The Line ZOOM at Public Theater

by Carol Rocamora

 

Oscar is a paramedic.   Sharon works in a geriatric ward.  Jennifer is a first year intern. David works in an Intensive Care Unit.  Vikram is an Emergency Room physician.   Ed is also a paramedic.  Dwight is a nurse.

Meet the courageous first responders to the COVID-19 pandemic in New York City.  Although those are not their real names, the first accounts of their heroic efforts this spring come from true front-line fighters, transcribed by Jessica Blank and Erik Jensen for their shattering new on-line ZOOM-formatted play, The Line.   Prepared to be weeping and cheering alternatively for these heroes – but don’t dare call them that.  Says Ed:  “I hate that word.  People just did their job.”  Says David:  “Now we’re heroes?  What the f*** do you think we were doing before?”

As the theatre struggles valiantly to stay alive and relevant in the age of COVID, Blank and Jensen’s documentary style (The Exonerated, The Aftermath, Coal Country) has found an ideal form in ZOOM.  In The Line, they’ve divided their gripping hour-long piece into three parts, each featuring testimony from these diverse workers who are dedicated far, far beyond the call of duty.

In the first part, we learn what motivated them to become health-care professionals (representing a cross-section of our population).  Oscar (middle-aged, Hispanic) (John Ortiz), who quit high school at 16, began driving an ambulance after 9-11.  Sharon (black) (Lorraine Toussaint), a Harlem resident, knew since she was 11 that she wanted to help people (”I fell in love with the ‘gerries’”!)  Vikram (first generation Indian-American) (Arjun Gupta), wanted to work with people without insurance – “I love taking care of them.”  Ed (white, middle aged) (Jamey Sheridan) served in Viet Nam as a paramedic.  (“They go back to Napoleon,” he says proudly).  Dwight (Trinidadian) (Nicholas Pinnock) worked in a cancer hospital for 22 years before fighting COVID.  And so on.

 

In the second 20-minute segment, as they tell their harrowing stories, the pace quickens in its urgency.  Jennifer (white) (Alison Pill) works nights at an understaffed, ill-equipped hospital in Brooklyn, serving poor, Caribbean-born patients.  Oscar can’t handle the number of ambulance calls (7,000 daily).  Sharon loses half of her geriatric floor to COVID.  Vikram works 15-hour shifts, traveling on subways “full of black and brown people, and homeless begging for food.”  Dwight cleans the rooms of the COVID patients (“we did what we had to do.”)  “We ran out of oxygen,” Alison says. “I felt I was in another country – in a war, with no support, where nobody cared.”  Oscar heard “cardiac arrest” called out 5 times in an hour.  “I was used to seeing death, but in that amount?  It was like catching bodies.”   “No one is there to hold your hand,” says Dwight, as he and others give heartbreaking accounts of patients dying alone, while they have to deliver the news to their families.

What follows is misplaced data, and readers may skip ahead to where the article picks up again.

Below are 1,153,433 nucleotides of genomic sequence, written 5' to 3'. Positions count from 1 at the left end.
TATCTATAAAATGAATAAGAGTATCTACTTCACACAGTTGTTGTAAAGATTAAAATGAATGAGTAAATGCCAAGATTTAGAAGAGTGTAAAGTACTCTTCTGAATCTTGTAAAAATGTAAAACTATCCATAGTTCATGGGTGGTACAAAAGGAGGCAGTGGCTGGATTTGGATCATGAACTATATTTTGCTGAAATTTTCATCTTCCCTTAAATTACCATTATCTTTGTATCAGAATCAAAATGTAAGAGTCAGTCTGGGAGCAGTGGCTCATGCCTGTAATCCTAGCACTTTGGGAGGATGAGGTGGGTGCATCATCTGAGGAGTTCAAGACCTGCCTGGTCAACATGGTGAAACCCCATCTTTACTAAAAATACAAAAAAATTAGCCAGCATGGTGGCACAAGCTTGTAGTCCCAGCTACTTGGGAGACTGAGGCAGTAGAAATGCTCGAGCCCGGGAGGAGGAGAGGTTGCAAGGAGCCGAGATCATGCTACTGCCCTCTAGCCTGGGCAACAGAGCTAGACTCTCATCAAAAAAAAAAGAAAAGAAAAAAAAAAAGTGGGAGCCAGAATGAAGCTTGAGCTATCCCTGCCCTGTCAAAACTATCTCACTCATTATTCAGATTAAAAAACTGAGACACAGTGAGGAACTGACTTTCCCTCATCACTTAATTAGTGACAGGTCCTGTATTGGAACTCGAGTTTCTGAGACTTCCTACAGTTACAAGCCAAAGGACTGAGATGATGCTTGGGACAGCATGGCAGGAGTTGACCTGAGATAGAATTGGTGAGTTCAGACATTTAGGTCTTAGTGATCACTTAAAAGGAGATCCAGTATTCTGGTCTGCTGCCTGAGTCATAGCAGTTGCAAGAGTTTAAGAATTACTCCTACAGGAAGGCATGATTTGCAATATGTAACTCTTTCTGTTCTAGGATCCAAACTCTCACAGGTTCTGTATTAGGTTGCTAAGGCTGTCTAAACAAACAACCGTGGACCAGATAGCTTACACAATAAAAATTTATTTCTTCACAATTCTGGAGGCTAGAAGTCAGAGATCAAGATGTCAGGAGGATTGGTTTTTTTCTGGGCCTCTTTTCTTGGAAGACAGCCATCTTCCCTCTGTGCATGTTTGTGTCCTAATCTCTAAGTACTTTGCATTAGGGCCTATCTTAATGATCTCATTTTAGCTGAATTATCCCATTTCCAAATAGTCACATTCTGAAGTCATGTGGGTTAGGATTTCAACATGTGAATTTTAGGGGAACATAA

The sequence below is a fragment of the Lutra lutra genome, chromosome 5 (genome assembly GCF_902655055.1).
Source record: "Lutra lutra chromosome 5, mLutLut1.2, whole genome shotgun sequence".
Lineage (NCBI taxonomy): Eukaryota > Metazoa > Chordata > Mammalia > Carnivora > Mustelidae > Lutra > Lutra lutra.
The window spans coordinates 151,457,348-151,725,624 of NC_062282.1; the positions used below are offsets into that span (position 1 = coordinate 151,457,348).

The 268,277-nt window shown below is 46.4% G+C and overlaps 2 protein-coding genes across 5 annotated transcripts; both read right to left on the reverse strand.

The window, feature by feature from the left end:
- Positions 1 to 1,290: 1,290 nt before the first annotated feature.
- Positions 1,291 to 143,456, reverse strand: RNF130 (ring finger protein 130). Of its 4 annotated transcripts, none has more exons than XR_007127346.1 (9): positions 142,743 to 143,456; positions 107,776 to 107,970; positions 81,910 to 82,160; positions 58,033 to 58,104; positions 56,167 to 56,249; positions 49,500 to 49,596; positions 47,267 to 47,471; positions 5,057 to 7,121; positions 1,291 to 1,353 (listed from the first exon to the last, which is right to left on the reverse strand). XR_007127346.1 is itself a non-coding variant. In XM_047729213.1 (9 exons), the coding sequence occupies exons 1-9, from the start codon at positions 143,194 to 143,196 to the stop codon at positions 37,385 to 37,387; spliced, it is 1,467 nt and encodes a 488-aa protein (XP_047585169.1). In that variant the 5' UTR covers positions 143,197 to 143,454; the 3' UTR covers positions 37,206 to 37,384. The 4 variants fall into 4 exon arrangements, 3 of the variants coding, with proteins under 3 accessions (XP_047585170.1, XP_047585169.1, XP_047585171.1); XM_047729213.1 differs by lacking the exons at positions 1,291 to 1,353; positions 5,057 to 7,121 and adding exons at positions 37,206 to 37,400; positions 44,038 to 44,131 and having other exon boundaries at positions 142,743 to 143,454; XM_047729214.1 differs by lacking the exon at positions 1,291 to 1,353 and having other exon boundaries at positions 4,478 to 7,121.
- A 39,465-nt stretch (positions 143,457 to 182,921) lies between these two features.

Any personal issues these dedicated workers have are put aside.  David (white, Jewish) (Santino Fontana) describes how he lied to his uncle (dying of COVID), telling him he’ll be all right, while watching his own patients die. “Being an actor [his former career] made me a better nurse.”  Sharon herself gets COVID (“I’ve never been so sick in my life”) but returns to work as soon as she can.

In the final 20-minute segment, we hear their pleas for a better world.  “If you really want to help, give patients health care, not fly WMDs over people who are trying to help people,” begs Vikram.  “COVID is a collective experience.  Our economy has been on the backs of the black and brown people who couldn’t escape vulnerability…”

But they also offer expressions of faith and hope.  Says Oscar:  “You gotta treat everyone like they’re your family. So for everyone I work on, I say a prayer.”  Says Ed:  “Salvation is there… There are still some decent people in the world… Coming into work is a profound act of humanity.  The mailmen, food workers, everyone who did their job – they’re part of that chain.”

And finally, there’s love for the city they serve:  Says Vikram:  “New York is everything – love, frustration, sadness, loneliness – it’s super-complex, bitter, sweet, rich.  I love New York – New York is real.”

Together, these portraits form a composite of what it means to be a compassionate, dedicated, selfless human being.   They will move you to the core.  The Line is a tribute to the profound, matchless humanity of those who serve in the time of crisis.

The Line, written by Jessica Blank and Eric Jensen, directed by Jessica Blank, now streaming on the Public Theater YouTube channel through August 4.

 

 

 

 

Share